Agnus Castus (Vitex agnus castus) from which Agnus Castus Tincture is obtained is sometimes referred to only as ‘Vitex’. It is a member of the Verbena family. It is most commonly fo:-und all over the Meditteranean where it thrives in the warm climate. In the UK it is likely to be found growing in the warmer southern parts, though it is not at all common. It flowers late in the UK and as a consequence the seeds will not develop fully.
Traditional Uses for Agnus Castus Tincture:-
Vitex agnus castus tincture is mainly known as a remedy used by women for hormone imbalance and menopause.
Do not take vitex agnus castus during pregnancy; and it would be wise to avoid it when taking any other product or drug which affects the female hormone system – such as HRT or the contraceptive pill. The characteristics of agnus castus are so benign that reports of negative reactions are few. About one in 50 people may experience mild indigestion, or a mild skin rash. If this happens, stop taking the herb for a few days then slowly re-introduce it.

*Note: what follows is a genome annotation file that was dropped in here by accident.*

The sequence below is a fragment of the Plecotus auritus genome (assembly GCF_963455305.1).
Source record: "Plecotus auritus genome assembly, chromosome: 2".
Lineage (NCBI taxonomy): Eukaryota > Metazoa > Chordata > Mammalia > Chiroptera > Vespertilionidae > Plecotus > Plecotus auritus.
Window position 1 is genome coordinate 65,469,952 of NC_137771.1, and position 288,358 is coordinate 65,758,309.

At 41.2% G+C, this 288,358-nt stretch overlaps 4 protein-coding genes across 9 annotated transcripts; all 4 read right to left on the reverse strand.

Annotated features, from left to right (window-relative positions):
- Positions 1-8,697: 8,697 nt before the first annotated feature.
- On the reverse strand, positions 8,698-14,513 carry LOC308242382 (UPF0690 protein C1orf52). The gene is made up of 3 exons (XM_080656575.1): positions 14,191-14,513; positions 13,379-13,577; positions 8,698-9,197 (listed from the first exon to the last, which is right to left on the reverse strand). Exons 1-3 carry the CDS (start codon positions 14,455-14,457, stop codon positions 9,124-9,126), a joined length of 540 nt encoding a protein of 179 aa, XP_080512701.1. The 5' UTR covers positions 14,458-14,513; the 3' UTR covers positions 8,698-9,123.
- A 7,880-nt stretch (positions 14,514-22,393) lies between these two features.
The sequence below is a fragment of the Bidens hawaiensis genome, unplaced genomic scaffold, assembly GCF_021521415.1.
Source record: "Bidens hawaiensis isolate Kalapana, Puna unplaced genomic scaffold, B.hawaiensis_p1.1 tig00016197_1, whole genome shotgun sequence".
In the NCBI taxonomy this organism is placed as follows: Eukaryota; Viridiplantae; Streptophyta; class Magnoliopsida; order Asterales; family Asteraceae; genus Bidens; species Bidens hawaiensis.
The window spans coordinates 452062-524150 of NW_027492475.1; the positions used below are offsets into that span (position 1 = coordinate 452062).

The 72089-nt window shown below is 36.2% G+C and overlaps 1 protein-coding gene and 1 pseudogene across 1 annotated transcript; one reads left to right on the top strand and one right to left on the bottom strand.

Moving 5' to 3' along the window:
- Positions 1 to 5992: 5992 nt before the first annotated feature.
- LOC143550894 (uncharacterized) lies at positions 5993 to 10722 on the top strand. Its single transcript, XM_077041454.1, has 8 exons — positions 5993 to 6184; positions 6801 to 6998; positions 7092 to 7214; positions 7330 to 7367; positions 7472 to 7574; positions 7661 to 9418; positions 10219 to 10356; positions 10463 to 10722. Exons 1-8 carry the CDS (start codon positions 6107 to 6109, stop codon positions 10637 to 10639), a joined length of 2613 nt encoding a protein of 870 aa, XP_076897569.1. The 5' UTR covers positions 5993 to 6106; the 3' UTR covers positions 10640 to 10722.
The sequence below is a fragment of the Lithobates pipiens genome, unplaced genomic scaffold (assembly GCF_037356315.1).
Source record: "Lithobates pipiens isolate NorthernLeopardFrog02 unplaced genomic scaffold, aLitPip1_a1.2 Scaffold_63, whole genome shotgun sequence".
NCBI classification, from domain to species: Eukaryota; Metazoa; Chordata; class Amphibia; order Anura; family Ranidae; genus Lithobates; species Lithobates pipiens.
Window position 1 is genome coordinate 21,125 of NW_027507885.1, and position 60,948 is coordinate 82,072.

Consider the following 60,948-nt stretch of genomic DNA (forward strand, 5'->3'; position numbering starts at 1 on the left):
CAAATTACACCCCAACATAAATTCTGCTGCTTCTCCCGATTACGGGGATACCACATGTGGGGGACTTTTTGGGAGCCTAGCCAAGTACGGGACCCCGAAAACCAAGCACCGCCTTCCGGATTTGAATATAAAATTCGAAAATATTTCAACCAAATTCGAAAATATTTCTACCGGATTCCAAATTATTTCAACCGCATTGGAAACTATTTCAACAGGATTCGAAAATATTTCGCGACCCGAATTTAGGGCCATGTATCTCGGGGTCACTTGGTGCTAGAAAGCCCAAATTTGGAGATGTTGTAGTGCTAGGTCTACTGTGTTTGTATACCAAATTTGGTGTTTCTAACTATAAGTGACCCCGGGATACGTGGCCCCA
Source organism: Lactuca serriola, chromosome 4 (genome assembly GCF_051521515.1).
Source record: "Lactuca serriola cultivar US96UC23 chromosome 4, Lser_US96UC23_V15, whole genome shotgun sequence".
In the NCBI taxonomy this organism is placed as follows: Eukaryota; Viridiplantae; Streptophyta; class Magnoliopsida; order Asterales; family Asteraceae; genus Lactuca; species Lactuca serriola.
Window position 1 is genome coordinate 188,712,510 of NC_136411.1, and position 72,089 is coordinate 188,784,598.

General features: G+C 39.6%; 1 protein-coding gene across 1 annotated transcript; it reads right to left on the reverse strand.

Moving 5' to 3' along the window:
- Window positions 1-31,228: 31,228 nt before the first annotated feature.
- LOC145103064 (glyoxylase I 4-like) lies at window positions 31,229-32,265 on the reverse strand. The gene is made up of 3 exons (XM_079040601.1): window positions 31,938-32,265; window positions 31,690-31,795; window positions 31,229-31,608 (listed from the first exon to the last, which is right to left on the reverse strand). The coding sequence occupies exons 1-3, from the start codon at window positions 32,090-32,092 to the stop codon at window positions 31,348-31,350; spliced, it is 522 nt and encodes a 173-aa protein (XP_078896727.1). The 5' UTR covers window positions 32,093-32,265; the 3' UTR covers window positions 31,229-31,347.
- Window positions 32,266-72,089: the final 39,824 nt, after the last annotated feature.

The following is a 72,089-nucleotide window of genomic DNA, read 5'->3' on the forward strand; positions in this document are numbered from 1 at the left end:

History of Agnus Castus:-
The name ‘Agnus Castus’ derives from the Greek for ‘chaste’. According to Pliny, writing in the first century, Greek women wishing to preserve their chastity placed leaves of this plant on their beds and slept on them. Pliny’s contemporary, Dioscorides, claimed that the characteristics of Agnus Castus preserved chastity because it smells so bad that, when strewn on the bed, it was enough to deter amorous advances from men! Agnus Castus was certainly used widely by the ancient herbalists for menopause and hormone balancing. Dioscorides even concurs with its current uses; “it both brings down the milk and expels the menstrua”.